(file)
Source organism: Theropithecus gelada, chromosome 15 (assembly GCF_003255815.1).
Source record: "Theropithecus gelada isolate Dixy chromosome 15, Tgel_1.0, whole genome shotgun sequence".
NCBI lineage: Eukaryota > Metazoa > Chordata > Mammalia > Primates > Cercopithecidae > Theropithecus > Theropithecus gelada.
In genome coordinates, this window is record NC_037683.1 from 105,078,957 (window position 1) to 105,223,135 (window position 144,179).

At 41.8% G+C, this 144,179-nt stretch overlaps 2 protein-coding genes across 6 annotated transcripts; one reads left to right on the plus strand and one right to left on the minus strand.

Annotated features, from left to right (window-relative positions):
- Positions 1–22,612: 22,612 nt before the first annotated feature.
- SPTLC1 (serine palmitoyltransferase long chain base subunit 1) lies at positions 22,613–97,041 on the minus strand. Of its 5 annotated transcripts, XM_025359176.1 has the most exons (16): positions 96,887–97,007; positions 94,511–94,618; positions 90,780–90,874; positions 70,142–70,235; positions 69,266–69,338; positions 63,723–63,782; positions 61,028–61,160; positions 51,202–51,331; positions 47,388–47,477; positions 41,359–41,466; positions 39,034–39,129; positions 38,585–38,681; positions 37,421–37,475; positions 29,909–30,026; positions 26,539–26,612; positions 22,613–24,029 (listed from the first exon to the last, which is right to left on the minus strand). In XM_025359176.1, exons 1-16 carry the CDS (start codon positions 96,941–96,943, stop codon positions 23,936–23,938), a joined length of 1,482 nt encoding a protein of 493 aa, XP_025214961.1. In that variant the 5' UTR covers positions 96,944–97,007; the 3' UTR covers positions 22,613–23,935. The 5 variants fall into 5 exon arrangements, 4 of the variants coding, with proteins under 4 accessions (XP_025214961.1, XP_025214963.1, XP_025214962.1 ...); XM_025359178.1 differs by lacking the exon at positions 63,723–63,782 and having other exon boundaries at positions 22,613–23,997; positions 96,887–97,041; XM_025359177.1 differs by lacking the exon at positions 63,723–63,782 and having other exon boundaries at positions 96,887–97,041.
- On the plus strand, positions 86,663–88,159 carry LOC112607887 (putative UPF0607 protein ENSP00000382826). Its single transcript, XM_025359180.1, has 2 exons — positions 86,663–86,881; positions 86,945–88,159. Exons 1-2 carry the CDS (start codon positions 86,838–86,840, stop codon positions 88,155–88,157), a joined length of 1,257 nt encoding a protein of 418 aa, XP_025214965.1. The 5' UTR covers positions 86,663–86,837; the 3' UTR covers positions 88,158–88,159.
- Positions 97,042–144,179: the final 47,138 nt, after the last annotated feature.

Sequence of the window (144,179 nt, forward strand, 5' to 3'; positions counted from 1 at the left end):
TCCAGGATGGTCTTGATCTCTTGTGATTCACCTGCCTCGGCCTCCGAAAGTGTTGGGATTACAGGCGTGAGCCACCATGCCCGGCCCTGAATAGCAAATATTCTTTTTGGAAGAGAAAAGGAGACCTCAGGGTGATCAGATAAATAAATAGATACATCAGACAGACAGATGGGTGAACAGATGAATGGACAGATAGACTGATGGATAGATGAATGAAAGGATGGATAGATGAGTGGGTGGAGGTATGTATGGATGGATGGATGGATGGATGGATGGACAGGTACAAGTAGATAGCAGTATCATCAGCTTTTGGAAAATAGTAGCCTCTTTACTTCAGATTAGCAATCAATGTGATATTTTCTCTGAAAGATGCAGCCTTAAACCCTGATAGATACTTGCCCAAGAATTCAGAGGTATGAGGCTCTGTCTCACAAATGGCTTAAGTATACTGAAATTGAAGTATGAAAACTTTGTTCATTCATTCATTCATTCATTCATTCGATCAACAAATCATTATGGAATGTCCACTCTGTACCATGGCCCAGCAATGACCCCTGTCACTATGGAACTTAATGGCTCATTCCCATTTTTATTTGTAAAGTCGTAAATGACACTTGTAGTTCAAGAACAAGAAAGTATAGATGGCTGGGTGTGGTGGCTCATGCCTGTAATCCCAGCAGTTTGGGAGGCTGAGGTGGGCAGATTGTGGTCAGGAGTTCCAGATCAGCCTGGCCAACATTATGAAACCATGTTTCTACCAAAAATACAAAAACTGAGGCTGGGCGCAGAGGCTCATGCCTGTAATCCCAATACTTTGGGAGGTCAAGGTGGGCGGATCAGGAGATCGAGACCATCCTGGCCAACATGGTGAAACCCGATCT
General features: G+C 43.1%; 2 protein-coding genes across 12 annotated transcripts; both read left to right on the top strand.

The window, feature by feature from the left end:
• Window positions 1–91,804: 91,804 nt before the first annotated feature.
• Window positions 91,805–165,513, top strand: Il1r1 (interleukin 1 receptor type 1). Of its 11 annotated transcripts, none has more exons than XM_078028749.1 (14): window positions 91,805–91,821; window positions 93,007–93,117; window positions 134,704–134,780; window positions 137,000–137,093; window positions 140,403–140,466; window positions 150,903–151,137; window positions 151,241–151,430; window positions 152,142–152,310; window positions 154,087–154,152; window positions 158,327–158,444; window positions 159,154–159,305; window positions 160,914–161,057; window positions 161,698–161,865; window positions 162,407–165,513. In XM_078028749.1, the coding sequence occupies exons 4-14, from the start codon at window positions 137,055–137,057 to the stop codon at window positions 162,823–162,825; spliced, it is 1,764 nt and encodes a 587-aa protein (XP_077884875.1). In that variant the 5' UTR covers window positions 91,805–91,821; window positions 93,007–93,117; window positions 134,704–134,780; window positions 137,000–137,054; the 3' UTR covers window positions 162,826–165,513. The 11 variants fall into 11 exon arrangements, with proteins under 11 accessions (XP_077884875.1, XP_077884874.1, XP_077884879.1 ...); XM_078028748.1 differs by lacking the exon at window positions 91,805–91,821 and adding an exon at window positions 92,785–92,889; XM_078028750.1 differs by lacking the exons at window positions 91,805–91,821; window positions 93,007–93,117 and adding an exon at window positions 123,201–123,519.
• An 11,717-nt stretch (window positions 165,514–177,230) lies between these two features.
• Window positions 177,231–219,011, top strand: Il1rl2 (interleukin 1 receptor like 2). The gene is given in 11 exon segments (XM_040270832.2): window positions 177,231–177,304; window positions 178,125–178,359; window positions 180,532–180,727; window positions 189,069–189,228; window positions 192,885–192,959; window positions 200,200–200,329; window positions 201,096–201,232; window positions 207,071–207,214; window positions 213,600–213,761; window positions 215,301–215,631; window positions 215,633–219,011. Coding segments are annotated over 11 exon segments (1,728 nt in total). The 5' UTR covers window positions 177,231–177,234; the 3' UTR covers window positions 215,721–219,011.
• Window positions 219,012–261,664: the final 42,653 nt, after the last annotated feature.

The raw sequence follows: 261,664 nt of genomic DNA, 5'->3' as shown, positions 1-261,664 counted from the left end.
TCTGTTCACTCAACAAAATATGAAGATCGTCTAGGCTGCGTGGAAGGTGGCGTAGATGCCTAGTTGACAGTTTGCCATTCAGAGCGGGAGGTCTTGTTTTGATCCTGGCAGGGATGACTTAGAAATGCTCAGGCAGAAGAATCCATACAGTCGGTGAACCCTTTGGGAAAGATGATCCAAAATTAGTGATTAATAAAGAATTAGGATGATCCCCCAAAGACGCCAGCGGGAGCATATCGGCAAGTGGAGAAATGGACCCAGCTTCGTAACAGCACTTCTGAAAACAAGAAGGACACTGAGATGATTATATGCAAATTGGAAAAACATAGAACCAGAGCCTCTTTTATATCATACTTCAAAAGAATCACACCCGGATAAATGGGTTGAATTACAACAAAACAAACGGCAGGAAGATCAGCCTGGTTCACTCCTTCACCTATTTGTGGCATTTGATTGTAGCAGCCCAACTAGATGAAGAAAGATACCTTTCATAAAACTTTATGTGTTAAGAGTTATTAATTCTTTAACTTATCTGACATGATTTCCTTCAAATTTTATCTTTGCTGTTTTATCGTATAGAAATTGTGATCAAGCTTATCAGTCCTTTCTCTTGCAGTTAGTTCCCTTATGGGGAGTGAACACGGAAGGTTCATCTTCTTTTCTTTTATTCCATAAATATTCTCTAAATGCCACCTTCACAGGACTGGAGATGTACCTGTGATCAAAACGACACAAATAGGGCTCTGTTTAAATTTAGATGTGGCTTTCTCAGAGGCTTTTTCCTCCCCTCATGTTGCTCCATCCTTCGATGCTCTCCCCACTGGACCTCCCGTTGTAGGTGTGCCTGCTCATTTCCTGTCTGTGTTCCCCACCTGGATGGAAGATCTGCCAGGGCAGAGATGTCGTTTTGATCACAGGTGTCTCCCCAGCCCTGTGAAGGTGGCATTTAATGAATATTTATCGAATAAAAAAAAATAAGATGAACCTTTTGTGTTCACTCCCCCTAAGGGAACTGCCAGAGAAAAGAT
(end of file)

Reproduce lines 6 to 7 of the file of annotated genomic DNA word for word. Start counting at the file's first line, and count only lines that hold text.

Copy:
Annotated features, from left to right (window-relative positions):
- Positions 1–22,612: 22,612 nt before the first annotated feature.